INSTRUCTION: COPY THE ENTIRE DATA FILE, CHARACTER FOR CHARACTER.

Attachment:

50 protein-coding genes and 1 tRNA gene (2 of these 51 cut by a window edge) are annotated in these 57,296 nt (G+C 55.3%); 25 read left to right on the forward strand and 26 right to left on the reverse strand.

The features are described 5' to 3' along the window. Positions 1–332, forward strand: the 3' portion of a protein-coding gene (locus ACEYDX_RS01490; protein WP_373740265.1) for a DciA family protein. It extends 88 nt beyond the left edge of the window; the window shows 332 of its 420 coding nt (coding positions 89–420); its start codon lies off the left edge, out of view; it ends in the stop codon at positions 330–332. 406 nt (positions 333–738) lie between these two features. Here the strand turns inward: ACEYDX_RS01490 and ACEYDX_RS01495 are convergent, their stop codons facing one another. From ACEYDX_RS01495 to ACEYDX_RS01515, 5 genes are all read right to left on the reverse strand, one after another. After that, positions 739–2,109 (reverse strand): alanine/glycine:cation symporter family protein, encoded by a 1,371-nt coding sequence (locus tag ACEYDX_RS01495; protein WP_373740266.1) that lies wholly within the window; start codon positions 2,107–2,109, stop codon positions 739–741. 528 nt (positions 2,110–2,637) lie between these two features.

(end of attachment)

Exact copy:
50 protein-coding genes and 1 tRNA gene (2 of these 51 cut by a window edge) are annotated in these 57,296 nt (G+C 55.3%); 25 read left to right on the forward strand and 26 right to left on the reverse strand.

The features are described 5' to 3' along the window. Positions 1–332, forward strand: the 3' portion of a protein-coding gene (locus ACEYDX_RS01490; protein WP_373740265.1) for a DciA family protein. It extends 88 nt beyond the left edge of the window; the window shows 332 of its 420 coding nt (coding positions 89–420); its start codon lies off the left edge, out of view; it ends in the stop codon at positions 330–332. 406 nt (positions 333–738) lie between these two features. Here the strand turns inward: ACEYDX_RS01490 and ACEYDX_RS01495 are convergent, their stop codons facing one another. From ACEYDX_RS01495 to ACEYDX_RS01515, 5 genes are all read right to left on the reverse strand, one after another. After that, positions 739–2,109 (reverse strand): alanine/glycine:cation symporter family protein, encoded by a 1,371-nt coding sequence (locus tag ACEYDX_RS01495; protein WP_373740266.1) that lies wholly within the window; start codon positions 2,107–2,109, stop codon positions 739–741. 528 nt (positions 2,110–2,637) lie between these two features.